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Cal-ISO defends plan to limit some congestion hedging, rein in speculation

Washington β€” The California Independent System Operator is defending its plan to limit financial speculation related to congestion revenue rights, arguing that market participants will still have ample opportunities to hedge congestion costs.

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"Given the significant ratepayer losses under the current rules, it is entirely reasonable for the CAISO to recalibrate its CRR release processes in a manner expected to reduce such shortfalls," the grid operator said Friday in a filing to the US Federal Energy Regulatory Commission.

In April, Cal-ISO proposed (ER18-1344) to make a pair of changes to improve its CRR auctions. The purpose of CRRs is to allow load-serving entities and suppliers to hedge congestion costs incurred in the day-ahead market.

The first change would improve CRR modeling by requiring transmission owners to submit an annual plan for upcoming transmission outages that could affect power flows in the day-ahead market. The second change aims to reduce financial speculation by discontinuing CRRs that are not linked to pathways that are used for delivery of supply. The change would mean that Cal-ISO would no longer auction CRRs for supply-to-supply points, load-to-supply points, or load-to-load points.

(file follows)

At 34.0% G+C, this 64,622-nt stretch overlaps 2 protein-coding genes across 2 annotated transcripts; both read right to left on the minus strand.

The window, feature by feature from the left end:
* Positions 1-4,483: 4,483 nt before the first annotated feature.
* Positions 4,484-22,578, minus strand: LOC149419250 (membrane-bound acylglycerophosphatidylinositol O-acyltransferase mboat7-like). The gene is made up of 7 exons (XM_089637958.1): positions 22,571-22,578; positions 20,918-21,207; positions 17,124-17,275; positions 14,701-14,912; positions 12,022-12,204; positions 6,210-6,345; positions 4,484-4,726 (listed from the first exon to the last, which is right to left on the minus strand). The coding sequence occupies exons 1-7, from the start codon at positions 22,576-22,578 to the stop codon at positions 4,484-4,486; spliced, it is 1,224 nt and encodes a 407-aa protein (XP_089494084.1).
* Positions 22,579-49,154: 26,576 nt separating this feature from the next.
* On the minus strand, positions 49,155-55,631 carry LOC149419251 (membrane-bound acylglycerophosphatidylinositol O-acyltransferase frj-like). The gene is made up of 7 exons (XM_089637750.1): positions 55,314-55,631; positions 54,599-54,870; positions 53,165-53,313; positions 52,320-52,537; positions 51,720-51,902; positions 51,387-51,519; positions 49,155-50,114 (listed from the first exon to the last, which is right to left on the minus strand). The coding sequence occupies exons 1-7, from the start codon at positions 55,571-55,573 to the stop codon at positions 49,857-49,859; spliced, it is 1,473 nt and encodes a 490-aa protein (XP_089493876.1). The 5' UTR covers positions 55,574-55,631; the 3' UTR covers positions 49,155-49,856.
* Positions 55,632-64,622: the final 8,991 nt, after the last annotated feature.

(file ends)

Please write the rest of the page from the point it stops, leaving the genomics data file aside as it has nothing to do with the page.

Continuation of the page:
The second proposed change drew the most scrutiny. For example, the Financial Marketers Coalition said the proposal to eliminate non-delivery CRRs would exacerbate the auction revenue shortfall by reducing competition for and pricing of CRRs. The Western Power Trading Forum opposed the plan, saying it would limit participant flexibility without addressing the underlying problem.


But Cal-ISO on Friday said the proposal still provides ample opportunities to hedge congestion costs resulting from delivery of power. "Commenters who argue that open access requires that the CAISO continue to auction CRR source-sink pairs that are primarily associated with financial speculation are wrong," the grid operator said.

Cal-ISO said any benefit of these non-delivery CRRs is outweighed by the revenue shortfall they cause. More than 80% of the windfall profits from auctioned CRRs are from non-delivery source and sink pairs, the grid operator argued.

Reducing the number of source and sink pairs will increase competition and auction revenues for CRRs, the ISO argued. "This will decrease the difference between the auction revenues and the payments to the CRRs, decreasing auction revenue shortfall," the grid operator told FERC.


Commenters who claim that the plan will decrease competition are mischaracterizing the Cal-ISO's analysis, the grid operator said. Cal-ISO simulated a past auction to highlight the impact non-delivery CRRs have had in past auctions, the grid operator said. The simulation "was not intended to be an absolute prediction of future results because it did not include the effects of future changes in bidding behavior," the grid operator said.

And commenters who say the proposal will limit market participant flexibility are ignoring the need to balance the interests of load-serving entities and other users of the grid, Cal-ISO said. "To maintain this balance, the released CRRs must not impose excessive costs on load-serving entities and ultimately end-use customers," Cal-ISO said.

--Kate Winston,

--Edited by Mark Watson,